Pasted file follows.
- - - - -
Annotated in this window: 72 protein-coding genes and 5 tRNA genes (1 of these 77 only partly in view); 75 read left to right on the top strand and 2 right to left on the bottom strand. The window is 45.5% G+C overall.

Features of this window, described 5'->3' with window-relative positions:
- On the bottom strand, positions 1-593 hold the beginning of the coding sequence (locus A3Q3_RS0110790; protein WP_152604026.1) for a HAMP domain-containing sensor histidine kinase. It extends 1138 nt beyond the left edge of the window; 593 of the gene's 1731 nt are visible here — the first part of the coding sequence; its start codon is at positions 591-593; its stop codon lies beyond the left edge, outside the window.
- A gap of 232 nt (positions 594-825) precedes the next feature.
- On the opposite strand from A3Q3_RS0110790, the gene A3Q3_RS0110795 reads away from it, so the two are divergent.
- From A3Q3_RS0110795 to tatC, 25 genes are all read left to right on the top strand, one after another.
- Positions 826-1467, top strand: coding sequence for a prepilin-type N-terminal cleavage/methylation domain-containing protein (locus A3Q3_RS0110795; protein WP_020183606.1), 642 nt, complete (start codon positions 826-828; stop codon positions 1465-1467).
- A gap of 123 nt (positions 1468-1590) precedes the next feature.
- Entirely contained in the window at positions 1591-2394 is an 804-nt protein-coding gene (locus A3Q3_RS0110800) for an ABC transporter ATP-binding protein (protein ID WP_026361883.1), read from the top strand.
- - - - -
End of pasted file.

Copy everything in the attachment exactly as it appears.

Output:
Annotated in this window: 72 protein-coding genes and 5 tRNA genes (1 of these 77 only partly in view); 75 read left to right on the top strand and 2 right to left on the bottom strand. The window is 45.5% G+C overall.

Features of this window, described 5'->3' with window-relative positions:
- On the bottom strand, positions 1-593 hold the beginning of the coding sequence (locus A3Q3_RS0110790; protein WP_152604026.1) for a HAMP domain-containing sensor histidine kinase. It extends 1138 nt beyond the left edge of the window; 593 of the gene's 1731 nt are visible here — the first part of the coding sequence; its start codon is at positions 591-593; its stop codon lies beyond the left edge, outside the window.
- A gap of 232 nt (positions 594-825) precedes the next feature.
- On the opposite strand from A3Q3_RS0110790, the gene A3Q3_RS0110795 reads away from it, so the two are divergent.
- From A3Q3_RS0110795 to tatC, 25 genes are all read left to right on the top strand, one after another.
- Positions 826-1467, top strand: coding sequence for a prepilin-type N-terminal cleavage/methylation domain-containing protein (locus A3Q3_RS0110795; protein WP_020183606.1), 642 nt, complete (start codon positions 826-828; stop codon positions 1465-1467).
- A gap of 123 nt (positions 1468-1590) precedes the next feature.
- Entirely contained in the window at positions 1591-2394 is an 804-nt protein-coding gene (locus A3Q3_RS0110800) for an ABC transporter ATP-binding protein (protein ID WP_026361883.1), read from the top strand.